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Resurrecting Insignia SoftWindows95 for SGI IRIX

Posted by: admin  :  Category: Operating Systems, Virtualization

Well, well, I just feel like 14 years ago, playing around with my rather aged SGI O2, which I didnt touch for years, doing a fresh reinstall of IRIX and some apps.

While flipping through my CDs I stumbled accross SoftWindows95 for IRIX. I just couldn’t resist and put the flipper in, having the software installed just minutes later, only to see that I didn’t have the license any more 🙁

But there’s hope …
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Installing VMware Server 2.0 on Debian

Posted by: admin  :  Category: VMware

It’s been a while since this post was accidentally deleted due to some very bad circumstances.
I must admit, that there was no current backup for this post, so a restoration was not possible.

Basically this topic was just a follow-up to a previous post updated for VMware Server 2.0 on Debian.

In the meantime, VMware has released ESXi vor free as well, so using VMware Server maybe superseeded by choosing ESXi.

As a sidenode also consider the post at the Ubuntu forums. There’s a short howto and a script available, which eases installation procedures. Supposedly, this could be easily adapted for Debian, as both Distros share very common roots.

Xen console grabbded /dev/ttyS0

Posted by: admin  :  Category: Virtualization, Xen

This week I started on evaluating an iSCSI storage system which should get connected to a Xen-enabled host. An article covering this particular topic is in preparation.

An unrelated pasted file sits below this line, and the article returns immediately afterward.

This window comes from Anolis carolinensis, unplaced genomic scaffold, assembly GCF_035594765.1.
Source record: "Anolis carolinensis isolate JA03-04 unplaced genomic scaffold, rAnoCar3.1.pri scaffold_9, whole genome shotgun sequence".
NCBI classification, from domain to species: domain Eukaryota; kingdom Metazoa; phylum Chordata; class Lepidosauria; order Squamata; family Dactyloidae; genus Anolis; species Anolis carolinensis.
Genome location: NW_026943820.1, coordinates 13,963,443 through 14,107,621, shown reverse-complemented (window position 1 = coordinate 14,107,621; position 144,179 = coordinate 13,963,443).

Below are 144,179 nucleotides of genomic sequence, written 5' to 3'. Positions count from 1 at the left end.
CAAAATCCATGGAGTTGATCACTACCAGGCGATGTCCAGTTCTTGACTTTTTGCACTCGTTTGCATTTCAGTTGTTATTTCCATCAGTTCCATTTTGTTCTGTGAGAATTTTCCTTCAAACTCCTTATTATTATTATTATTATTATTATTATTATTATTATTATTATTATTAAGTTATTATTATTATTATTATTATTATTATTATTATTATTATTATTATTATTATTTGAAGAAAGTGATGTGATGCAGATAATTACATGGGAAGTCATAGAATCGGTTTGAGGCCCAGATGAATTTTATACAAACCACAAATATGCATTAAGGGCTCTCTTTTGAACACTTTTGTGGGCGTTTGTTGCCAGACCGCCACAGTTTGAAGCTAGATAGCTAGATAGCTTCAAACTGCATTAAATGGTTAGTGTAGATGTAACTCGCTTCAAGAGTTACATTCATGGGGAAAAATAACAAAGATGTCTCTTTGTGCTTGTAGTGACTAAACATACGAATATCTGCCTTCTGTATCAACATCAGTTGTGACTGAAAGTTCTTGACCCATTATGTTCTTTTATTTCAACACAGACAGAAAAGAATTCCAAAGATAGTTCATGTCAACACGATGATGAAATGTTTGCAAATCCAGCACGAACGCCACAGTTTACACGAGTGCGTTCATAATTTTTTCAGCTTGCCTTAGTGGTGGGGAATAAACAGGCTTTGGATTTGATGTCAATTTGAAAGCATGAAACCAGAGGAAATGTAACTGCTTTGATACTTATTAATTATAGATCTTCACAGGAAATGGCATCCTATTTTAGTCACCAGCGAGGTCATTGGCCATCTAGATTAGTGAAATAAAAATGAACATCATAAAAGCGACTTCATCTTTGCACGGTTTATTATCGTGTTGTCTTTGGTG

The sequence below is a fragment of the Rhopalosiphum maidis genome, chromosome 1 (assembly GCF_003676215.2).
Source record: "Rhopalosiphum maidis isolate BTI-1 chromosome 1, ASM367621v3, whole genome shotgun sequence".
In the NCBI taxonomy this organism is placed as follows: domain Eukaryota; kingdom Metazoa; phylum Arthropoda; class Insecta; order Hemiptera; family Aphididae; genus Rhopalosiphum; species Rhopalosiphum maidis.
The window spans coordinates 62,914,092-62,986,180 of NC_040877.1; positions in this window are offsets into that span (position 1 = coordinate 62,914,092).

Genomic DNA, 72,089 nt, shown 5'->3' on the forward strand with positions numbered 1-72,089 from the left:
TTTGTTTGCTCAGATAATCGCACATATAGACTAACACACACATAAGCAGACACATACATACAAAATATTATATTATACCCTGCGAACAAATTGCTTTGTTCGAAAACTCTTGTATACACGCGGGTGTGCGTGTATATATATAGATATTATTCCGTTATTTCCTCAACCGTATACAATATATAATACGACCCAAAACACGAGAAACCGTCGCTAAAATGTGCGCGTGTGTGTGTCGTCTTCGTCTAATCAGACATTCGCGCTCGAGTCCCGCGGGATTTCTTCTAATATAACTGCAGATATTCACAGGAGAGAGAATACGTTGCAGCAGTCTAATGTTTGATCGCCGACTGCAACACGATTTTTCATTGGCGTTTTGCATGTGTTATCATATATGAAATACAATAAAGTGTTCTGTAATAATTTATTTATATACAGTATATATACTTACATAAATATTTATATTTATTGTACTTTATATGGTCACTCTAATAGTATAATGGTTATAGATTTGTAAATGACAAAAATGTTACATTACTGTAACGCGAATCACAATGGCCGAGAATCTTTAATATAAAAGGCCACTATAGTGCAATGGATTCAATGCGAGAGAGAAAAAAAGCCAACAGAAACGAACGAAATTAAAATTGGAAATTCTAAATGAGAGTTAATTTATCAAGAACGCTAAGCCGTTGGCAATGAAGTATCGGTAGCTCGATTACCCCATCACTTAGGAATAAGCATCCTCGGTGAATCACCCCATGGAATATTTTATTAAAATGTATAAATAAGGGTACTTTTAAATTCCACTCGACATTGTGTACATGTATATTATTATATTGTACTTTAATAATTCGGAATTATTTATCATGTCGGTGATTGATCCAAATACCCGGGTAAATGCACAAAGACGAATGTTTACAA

Since the iSCSI device offered management capabilities over serial console I though to attach it to COM1 (/dev/ttyS0) of my host system.
This is well the point when I noticed that Xen had already grabbed /dev/ttyS0. Since my host system offered only one serial port and I didn’t have a spare serial server at hands I needed to change this behaviour to get it working.
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NVIDIA binary driver on Xen-enabled Linux x86_64

Posted by: admin  :  Category: Virtualization, Xen

It seems impossible at first to run the NVIDIA binary driver on Linux x86_64 when Xen is enabled.

That’s because NVIDIA does not support Xen in the first place albeit there’s some demand for it for sure.

Luckily the only things to be changed are within the kernel interface contained in the driver package. There exist already a lot of patches on the net, I took mine from nvnews.

You can grab a copy of the patch from my site, too.

The following instructions are derived from my steps in getting NVIDIAS’s binary driver to work on Fedora Core 6 running Xen on the x86_64 platform (Intel Core 2 Duo 6420 CPU).
It was verified to work with driver version 1.0.9755 (march 29, 2007) and 1.0-9639 (may 29, 2007), both of which you can get from the NVidia website.

First you need to have some prerequisites installed on your system:

  • toolchain (gcc, make, etc.)
  • applicable kernel headers (I had kernel 2.6.20-1.2948.fc6xen on my system, so I installed kernel-xen-devel-2.6.20-1.2948.fc6 and kernel-xen-2.6.20-1.2948.fc6 packages)